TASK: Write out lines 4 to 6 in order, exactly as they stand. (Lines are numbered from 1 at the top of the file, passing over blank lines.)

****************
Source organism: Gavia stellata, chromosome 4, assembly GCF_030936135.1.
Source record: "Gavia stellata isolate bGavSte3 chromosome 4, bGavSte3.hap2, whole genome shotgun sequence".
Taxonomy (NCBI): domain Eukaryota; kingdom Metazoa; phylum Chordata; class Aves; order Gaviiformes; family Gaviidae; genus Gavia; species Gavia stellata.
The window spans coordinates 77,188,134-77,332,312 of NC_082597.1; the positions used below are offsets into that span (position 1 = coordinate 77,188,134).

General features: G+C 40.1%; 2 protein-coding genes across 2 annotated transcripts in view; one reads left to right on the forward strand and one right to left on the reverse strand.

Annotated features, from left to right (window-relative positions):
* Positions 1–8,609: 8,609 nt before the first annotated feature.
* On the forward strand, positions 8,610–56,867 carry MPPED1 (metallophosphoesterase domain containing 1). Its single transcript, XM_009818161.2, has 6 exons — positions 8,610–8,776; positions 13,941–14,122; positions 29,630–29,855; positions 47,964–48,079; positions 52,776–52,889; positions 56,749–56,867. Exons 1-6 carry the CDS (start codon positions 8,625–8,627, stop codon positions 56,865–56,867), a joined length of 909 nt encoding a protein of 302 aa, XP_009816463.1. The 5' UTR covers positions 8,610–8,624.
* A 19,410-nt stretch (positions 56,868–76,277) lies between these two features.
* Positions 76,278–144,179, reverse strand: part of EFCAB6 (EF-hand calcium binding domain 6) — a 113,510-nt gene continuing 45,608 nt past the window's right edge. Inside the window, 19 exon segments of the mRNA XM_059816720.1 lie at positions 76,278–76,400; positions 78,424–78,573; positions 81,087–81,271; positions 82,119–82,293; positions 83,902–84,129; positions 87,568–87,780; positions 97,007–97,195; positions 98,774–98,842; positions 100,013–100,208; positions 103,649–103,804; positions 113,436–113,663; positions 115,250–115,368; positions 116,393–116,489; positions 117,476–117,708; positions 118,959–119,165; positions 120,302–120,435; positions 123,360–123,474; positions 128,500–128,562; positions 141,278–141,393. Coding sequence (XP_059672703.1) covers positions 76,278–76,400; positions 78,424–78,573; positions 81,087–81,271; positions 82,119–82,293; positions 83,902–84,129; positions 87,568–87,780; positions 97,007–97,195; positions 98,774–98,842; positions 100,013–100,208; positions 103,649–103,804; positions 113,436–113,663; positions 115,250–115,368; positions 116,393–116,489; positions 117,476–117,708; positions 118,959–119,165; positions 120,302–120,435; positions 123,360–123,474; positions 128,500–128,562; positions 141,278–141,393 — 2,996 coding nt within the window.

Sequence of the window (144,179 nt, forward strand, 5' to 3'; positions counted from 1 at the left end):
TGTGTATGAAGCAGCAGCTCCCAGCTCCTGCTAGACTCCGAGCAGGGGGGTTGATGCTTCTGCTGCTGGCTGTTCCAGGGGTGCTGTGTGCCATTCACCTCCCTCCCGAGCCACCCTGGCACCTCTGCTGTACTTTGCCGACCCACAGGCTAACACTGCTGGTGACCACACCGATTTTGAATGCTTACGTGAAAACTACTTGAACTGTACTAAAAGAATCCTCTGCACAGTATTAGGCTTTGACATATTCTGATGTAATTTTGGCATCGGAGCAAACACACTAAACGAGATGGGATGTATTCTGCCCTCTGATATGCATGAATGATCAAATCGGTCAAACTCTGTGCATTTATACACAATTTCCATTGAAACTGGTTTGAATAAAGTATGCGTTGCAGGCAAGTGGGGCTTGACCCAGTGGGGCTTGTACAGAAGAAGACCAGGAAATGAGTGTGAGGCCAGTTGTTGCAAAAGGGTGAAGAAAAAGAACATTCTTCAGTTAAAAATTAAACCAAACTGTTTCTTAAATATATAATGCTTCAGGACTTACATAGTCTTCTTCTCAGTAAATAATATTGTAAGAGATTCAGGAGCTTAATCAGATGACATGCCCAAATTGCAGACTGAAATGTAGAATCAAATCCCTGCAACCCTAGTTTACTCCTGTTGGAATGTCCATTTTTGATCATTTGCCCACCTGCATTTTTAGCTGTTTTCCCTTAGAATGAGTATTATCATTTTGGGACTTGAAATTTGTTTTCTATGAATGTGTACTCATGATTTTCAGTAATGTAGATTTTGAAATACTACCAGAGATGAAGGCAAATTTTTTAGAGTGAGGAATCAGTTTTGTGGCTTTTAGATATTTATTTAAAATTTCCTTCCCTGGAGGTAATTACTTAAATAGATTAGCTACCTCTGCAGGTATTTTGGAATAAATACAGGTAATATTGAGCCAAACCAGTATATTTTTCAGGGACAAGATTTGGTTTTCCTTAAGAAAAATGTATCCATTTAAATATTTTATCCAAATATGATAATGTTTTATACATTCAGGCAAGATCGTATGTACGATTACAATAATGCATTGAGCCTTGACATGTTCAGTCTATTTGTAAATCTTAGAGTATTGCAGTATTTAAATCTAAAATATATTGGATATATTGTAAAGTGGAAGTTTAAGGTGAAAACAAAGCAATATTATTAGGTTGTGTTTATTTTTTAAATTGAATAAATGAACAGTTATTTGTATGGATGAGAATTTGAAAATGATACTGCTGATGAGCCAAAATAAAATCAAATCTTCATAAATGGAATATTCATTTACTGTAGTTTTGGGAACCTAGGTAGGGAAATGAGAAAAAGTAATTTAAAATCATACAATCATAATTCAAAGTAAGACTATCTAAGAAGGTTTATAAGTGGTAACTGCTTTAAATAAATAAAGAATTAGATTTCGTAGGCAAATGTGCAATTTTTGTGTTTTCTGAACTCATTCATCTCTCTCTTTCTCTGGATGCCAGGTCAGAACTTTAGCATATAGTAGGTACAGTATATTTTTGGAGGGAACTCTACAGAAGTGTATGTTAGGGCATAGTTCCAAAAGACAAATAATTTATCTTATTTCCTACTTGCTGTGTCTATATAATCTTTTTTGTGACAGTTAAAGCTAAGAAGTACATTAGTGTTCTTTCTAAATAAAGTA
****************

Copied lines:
The window spans coordinates 77,188,134-77,332,312 of NC_082597.1; the positions used below are offsets into that span (position 1 = coordinate 77,188,134).

General features: G+C 40.1%; 2 protein-coding genes across 2 annotated transcripts in view; one reads left to right on the forward strand and one right to left on the reverse strand.

Annotated features, from left to right (window-relative positions):